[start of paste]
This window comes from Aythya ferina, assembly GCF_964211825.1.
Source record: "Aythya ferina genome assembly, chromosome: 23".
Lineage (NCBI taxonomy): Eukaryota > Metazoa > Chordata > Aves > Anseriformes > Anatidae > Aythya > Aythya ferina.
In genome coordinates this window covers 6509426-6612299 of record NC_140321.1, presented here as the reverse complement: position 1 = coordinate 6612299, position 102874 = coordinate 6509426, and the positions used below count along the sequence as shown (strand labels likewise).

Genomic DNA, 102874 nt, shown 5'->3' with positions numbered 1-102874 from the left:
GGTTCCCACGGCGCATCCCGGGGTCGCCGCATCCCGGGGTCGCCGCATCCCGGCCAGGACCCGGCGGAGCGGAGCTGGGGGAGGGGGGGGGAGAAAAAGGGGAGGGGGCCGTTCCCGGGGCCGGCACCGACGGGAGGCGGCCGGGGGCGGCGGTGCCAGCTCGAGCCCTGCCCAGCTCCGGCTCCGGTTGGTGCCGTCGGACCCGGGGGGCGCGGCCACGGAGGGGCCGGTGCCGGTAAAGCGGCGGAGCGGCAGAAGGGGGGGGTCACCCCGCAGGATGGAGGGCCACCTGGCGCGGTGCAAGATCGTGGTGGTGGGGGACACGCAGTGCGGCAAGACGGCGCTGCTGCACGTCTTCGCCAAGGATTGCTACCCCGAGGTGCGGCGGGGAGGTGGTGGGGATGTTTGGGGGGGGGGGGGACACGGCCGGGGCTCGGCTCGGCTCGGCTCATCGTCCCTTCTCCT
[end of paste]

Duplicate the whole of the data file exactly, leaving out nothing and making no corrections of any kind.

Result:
This window comes from Aythya ferina, assembly GCF_964211825.1.
Source record: "Aythya ferina genome assembly, chromosome: 23".
Lineage (NCBI taxonomy): Eukaryota > Metazoa > Chordata > Aves > Anseriformes > Anatidae > Aythya > Aythya ferina.
In genome coordinates this window covers 6509426-6612299 of record NC_140321.1, presented here as the reverse complement: position 1 = coordinate 6612299, position 102874 = coordinate 6509426, and the positions used below count along the sequence as shown (strand labels likewise).

Genomic DNA, 102874 nt, shown 5'->3' with positions numbered 1-102874 from the left:
GGTTCCCACGGCGCATCCCGGGGTCGCCGCATCCCGGGGTCGCCGCATCCCGGCCAGGACCCGGCGGAGCGGAGCTGGGGGAGGGGGGGGGAGAAAAAGGGGAGGGGGCCGTTCCCGGGGCCGGCACCGACGGGAGGCGGCCGGGGGCGGCGGTGCCAGCTCGAGCCCTGCCCAGCTCCGGCTCCGGTTGGTGCCGTCGGACCCGGGGGGCGCGGCCACGGAGGGGCCGGTGCCGGTAAAGCGGCGGAGCGGCAGAAGGGGGGGGTCACCCCGCAGGATGGAGGGCCACCTGGCGCGGTGCAAGATCGTGGTGGTGGGGGACACGCAGTGCGGCAAGACGGCGCTGCTGCACGTCTTCGCCAAGGATTGCTACCCCGAGGTGCGGCGGGGAGGTGGTGGGGATGTTTGGGGGGGGGGGGGACACGGCCGGGGCTCGGCTCGGCTCGGCTCATCGTCCCTTCTCCT